Matt Reeves returns to the directing chair after directing the previous film, Dawn. Continuing on the same path with that film, Reeves has helped conclude probably one of the best trilogies in film. It can be considered to make an all out war movie with apes and humans. Instead, Reeves chooses to focus on the personalities at the end of the war. Despite most of the film taking place in the woods and other naturalistic areas, the film is beautiful to look at. There is a shot of Caesar and his fellow apes riding horseback on a beach to the sunset. One of the most beautiful shots in the movies. The apes look fantastic as well. Since Caesar has been the one consistent ape since Rise, he obviously looks the best. There are times when you forget that he is a computer generated character.
War for the Planet of the Apes is a highlight in a pretty dreadful summer 2017. It is not a shove your face in popcorn and turn your brain off type of movie. It is a thoughtful and introspective about war that just happens to involve talking apes and humans. All credit goes to everyone involved in creating this marvelous film. Who would have thought that Rise of the Planet of the Apes would lead to this? Certainly not me.
Fifteen years ago, we were introduced to Spider-Man on the big screens with the Sam Raimi iteration. Three movies in that franchise was followed up with a reboot in 2012 with the Marc Webb iteration. After a somewhat failed sequel, Sony Pictures did the unthinkable and teamed with Marvel Studios to integrate Spider-Man with the ongoing and vastly successful Marvel Cinematic Universe. After a introduction in Captain America: Civil War, we are getting the third Spider-Man franchise and one intertwined with the Marvel Cinematic Universe as well. What are the results when Spider-Man has finally come back home?
Following the events of Captain America: Civil War, Peter Parker/Spider-Man is feeling himself a little too much. Tony Stark/Iron Man dragged him into this big mission but effectively kicks him to the curb when he no longer has a use for him. So being restless and aching for some action, Peter is also trying to juggle being Spider-Man with his personal life. The life of a teenager is not easy so add being a superhero onto that is another stress factor. Then there is Adrian Toomes whose life was ruined by inadvertently ruined by Tony Stark. A blue collar worker who has a grudge against the rich and powerful and thus turning to crime and becoming The Vulture to just put food onto the table. Spider-Man is the friendly neighborhood hero with aspirations to be bigger while the Vulture is someone who is comfortable with his slice of the pie and doesn’t want to really rock the boat.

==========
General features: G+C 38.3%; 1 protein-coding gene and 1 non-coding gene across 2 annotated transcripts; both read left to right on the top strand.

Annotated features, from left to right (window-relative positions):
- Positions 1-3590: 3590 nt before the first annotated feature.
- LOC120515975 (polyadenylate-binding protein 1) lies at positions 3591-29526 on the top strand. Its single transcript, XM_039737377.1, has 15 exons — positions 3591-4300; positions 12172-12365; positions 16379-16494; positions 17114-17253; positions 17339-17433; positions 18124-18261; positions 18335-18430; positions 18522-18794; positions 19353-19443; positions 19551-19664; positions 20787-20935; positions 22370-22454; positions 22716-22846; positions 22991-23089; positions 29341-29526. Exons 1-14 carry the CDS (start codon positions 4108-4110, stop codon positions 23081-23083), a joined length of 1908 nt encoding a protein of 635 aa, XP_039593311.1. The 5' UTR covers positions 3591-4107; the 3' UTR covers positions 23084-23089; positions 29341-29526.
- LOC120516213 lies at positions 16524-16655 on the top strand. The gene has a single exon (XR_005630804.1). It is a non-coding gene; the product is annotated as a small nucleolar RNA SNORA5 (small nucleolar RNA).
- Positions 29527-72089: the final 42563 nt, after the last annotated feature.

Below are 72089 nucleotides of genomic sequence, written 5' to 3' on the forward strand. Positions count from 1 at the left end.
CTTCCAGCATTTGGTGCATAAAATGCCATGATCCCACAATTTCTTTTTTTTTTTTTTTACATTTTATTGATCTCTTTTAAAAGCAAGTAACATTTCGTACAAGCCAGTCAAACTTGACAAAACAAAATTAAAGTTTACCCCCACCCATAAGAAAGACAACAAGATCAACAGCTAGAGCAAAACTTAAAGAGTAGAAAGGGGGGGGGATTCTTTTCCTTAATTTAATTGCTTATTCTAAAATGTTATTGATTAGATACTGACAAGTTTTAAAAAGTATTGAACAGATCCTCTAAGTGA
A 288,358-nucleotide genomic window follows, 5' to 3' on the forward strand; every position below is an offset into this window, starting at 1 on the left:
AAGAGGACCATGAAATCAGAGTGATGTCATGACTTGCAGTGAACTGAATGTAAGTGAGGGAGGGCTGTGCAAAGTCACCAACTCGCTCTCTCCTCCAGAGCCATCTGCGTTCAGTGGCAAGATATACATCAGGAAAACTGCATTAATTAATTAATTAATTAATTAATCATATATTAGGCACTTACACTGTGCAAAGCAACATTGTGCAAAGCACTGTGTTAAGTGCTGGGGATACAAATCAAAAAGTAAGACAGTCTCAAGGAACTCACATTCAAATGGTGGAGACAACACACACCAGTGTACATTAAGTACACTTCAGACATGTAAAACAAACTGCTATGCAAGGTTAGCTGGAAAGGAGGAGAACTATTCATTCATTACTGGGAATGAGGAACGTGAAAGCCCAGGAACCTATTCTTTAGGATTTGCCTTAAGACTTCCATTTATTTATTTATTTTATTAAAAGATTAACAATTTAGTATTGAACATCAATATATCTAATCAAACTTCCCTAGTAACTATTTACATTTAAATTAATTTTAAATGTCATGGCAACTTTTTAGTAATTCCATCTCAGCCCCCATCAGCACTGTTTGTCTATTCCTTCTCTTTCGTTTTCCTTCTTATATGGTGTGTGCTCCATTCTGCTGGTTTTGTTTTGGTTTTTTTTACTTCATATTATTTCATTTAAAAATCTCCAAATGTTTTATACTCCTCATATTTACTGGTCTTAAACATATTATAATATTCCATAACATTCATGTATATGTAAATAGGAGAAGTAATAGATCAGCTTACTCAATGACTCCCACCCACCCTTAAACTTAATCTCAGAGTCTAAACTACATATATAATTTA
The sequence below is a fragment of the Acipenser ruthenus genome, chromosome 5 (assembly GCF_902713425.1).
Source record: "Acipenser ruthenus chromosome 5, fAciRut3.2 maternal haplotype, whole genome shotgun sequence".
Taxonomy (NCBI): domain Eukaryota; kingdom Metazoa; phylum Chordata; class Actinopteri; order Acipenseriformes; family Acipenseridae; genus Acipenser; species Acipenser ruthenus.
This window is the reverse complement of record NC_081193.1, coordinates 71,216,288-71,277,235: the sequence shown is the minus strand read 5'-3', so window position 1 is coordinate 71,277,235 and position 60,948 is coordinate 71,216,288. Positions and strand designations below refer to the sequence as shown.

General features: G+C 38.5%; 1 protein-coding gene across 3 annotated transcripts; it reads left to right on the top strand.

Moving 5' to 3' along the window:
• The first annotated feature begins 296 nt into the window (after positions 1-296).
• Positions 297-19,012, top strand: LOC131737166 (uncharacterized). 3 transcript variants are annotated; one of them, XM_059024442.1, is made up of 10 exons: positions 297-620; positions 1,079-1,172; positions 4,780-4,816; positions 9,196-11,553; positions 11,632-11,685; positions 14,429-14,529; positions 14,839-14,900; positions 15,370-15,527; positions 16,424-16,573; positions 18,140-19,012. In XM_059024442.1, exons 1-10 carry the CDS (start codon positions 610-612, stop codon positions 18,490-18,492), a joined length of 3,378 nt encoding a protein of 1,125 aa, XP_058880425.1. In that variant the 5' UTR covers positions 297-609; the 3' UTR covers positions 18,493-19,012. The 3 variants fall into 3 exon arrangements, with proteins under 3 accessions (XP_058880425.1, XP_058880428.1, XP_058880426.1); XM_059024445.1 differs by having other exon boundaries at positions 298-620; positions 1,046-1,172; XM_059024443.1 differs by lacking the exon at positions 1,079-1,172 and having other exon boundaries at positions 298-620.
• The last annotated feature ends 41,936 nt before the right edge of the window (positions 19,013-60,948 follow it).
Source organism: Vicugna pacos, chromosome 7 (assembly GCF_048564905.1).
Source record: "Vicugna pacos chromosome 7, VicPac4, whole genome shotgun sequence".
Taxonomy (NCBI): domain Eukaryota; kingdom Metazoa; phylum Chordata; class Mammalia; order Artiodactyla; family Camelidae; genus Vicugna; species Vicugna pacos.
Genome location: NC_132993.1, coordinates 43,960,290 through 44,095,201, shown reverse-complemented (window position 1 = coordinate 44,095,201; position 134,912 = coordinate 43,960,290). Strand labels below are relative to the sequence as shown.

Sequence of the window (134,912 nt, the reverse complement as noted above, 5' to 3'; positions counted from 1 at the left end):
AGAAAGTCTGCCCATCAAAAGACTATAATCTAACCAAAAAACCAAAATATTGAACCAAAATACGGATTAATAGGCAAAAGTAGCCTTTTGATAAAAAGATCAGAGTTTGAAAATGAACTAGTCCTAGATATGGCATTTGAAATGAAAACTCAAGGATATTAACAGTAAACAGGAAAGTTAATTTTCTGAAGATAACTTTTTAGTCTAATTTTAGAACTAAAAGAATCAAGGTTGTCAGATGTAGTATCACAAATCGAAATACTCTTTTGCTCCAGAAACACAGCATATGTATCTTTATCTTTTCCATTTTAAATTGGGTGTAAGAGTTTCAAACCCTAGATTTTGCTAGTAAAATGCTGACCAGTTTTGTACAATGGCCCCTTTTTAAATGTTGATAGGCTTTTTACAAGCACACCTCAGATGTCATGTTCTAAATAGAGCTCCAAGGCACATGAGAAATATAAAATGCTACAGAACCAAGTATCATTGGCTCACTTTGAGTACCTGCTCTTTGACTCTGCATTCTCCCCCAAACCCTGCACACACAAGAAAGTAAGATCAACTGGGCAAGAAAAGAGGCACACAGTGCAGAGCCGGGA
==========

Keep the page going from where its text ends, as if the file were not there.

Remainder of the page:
Tom Holland is great as Peter Parker/Spider-Man. You really understand his teenage angst as wanting to be treated like an adult but not fully grasping the gravity of the situation. Trying to juggle his teenage life with his superhero life is clearly affecting him as sacrifices need to be made. Since he is fifteen, Peter Parker brings a youthful energy to the MCU that is a nice change of pace from what has come before. Robert Downey Jr. as Tony Stark is not in the movie all that much. He does have a presence and serve a purpose but despite what advertisements made it seem, he does not overshadow the movie. Michael Keaton as Adrian Toomes/The Vulture is great in the role. The biggest downside is that he is not in the movie as you might want him. There are a couple of scenes later on between he and Holland that are great. Marisa Tomei as May Parker is definitely a different kind of Aunt May. In fact, Peter rarely refers to her as his Aunt but simply “May”. She is good but I would have liked to see one or two scenes more with her in it. Jon Favreau as Happy Hogan returns and has more screen time than his boss. I always enjoyed Favreau as an actor so it was nice to see. The rest of the supporting cast is filled with Peter’s classmates. Zendaya is that presence that’s always in scenes but a lot of the time not doing much. It will be interesting to see where they take the character in the future. Jacob Batalon as Ned, Peter’s best friend, is great and they even get to poke fun at the whole superhero has a sidekick who just sits at a computer.
This film does not rock the Spider-Man boat. Playing it pretty straight in an effect to align this Spider-Man with the rest of the MCU. So while the film takes no real risks, it does a good job of setting up the character and his corner of the universe. There were a lot of screenwriters for this movie including the director, Jon Watts. For someone who has only directed low budget movies beforehand, he did a good job with this major franchise movie. Of course most Marvel movies are effectively cranked out on a machine but still, the movie could have floundered but it doesn’t. At about two hours and fourteen minutes, the movie moves at a good pace. I was never bored or wanted to look at my watch. The only major knock is that while the film was relatively grounded, the ending set piece had to be something in the air and a big explosion. They did reign it in but seemed a little extraneous but that may have been the point. One good job they did was establish The Vulture as a threat. I never really liked The Vulture in the comics but this movie does make him a genuine great villain who could probably make Iron Man struggle if they went toe to toe.
There are easter eggs galore in this film. Much of The Vulture’s tech is derived from previous battles caused by previous MCU films. In fact the film opens in the immediate aftermath of The Avengers (2012). Not only does it help the film feel natural within the Marvel Cinematic Universe as why wouldn’t criminals start using tech from the super villains? Now that super heroes and villains are the norm, a lot of people aren’t even rattled by the appearance of Spider-Man in their neighborhood. It also helps set up future Spider-Man films as there are tons of Spider-Man villains in this film but it never feels forced. I think almost every character with a speaking line is a character from Spider-Man comics, whether big or small.